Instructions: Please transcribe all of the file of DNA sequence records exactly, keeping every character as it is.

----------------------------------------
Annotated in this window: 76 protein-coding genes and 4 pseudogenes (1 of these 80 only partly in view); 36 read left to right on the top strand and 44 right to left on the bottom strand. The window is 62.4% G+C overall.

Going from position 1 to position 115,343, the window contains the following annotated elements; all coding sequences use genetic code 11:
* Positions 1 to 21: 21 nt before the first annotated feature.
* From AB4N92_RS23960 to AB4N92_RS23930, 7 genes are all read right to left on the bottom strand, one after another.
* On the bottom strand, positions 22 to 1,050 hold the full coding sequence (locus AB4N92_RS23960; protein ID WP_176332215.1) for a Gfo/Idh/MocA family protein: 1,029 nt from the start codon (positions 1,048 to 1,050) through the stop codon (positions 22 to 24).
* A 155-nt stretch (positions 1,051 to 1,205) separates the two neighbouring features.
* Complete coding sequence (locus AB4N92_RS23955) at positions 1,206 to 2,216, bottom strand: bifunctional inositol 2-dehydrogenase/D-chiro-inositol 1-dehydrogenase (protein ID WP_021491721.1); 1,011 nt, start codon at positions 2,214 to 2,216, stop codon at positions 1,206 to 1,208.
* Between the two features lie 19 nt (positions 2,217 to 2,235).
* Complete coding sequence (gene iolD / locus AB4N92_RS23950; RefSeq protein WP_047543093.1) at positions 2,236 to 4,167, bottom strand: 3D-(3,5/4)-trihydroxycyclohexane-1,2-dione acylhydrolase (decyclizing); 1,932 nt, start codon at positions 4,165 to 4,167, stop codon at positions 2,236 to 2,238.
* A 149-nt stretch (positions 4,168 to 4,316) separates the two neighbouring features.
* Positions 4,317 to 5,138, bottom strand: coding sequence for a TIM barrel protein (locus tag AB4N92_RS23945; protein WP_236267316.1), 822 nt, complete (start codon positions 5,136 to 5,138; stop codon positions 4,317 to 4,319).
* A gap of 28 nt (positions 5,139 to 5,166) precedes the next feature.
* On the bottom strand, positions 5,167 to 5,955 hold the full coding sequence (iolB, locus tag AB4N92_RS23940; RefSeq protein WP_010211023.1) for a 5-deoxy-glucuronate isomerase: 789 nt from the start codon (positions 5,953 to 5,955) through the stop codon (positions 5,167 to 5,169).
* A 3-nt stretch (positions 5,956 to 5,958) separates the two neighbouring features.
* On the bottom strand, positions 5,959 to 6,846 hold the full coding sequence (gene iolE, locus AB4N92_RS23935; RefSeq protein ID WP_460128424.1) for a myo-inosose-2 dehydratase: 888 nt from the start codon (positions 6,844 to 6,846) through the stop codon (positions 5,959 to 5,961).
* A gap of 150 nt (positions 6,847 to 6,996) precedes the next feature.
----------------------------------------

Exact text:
Annotated in this window: 76 protein-coding genes and 4 pseudogenes (1 of these 80 only partly in view); 36 read left to right on the top strand and 44 right to left on the bottom strand. The window is 62.4% G+C overall.

Going from position 1 to position 115,343, the window contains the following annotated elements; all coding sequences use genetic code 11:
* Positions 1 to 21: 21 nt before the first annotated feature.
* From AB4N92_RS23960 to AB4N92_RS23930, 7 genes are all read right to left on the bottom strand, one after another.
* On the bottom strand, positions 22 to 1,050 hold the full coding sequence (locus AB4N92_RS23960; protein ID WP_176332215.1) for a Gfo/Idh/MocA family protein: 1,029 nt from the start codon (positions 1,048 to 1,050) through the stop codon (positions 22 to 24).
* A 155-nt stretch (positions 1,051 to 1,205) separates the two neighbouring features.
* Complete coding sequence (locus AB4N92_RS23955) at positions 1,206 to 2,216, bottom strand: bifunctional inositol 2-dehydrogenase/D-chiro-inositol 1-dehydrogenase (protein ID WP_021491721.1); 1,011 nt, start codon at positions 2,214 to 2,216, stop codon at positions 1,206 to 1,208.
* Between the two features lie 19 nt (positions 2,217 to 2,235).
* Complete coding sequence (gene iolD / locus AB4N92_RS23950; RefSeq protein WP_047543093.1) at positions 2,236 to 4,167, bottom strand: 3D-(3,5/4)-trihydroxycyclohexane-1,2-dione acylhydrolase (decyclizing); 1,932 nt, start codon at positions 4,165 to 4,167, stop codon at positions 2,236 to 2,238.
* A 149-nt stretch (positions 4,168 to 4,316) separates the two neighbouring features.
* Positions 4,317 to 5,138, bottom strand: coding sequence for a TIM barrel protein (locus tag AB4N92_RS23945; protein WP_236267316.1), 822 nt, complete (start codon positions 5,136 to 5,138; stop codon positions 4,317 to 4,319).
* A gap of 28 nt (positions 5,139 to 5,166) precedes the next feature.
* On the bottom strand, positions 5,167 to 5,955 hold the full coding sequence (iolB, locus tag AB4N92_RS23940; RefSeq protein WP_010211023.1) for a 5-deoxy-glucuronate isomerase: 789 nt from the start codon (positions 5,953 to 5,955) through the stop codon (positions 5,167 to 5,169).
* A 3-nt stretch (positions 5,956 to 5,958) separates the two neighbouring features.
* On the bottom strand, positions 5,959 to 6,846 hold the full coding sequence (gene iolE, locus AB4N92_RS23935; RefSeq protein ID WP_460128424.1) for a myo-inosose-2 dehydratase: 888 nt from the start codon (positions 6,844 to 6,846) through the stop codon (positions 5,959 to 5,961).
* A gap of 150 nt (positions 6,847 to 6,996) precedes the next feature.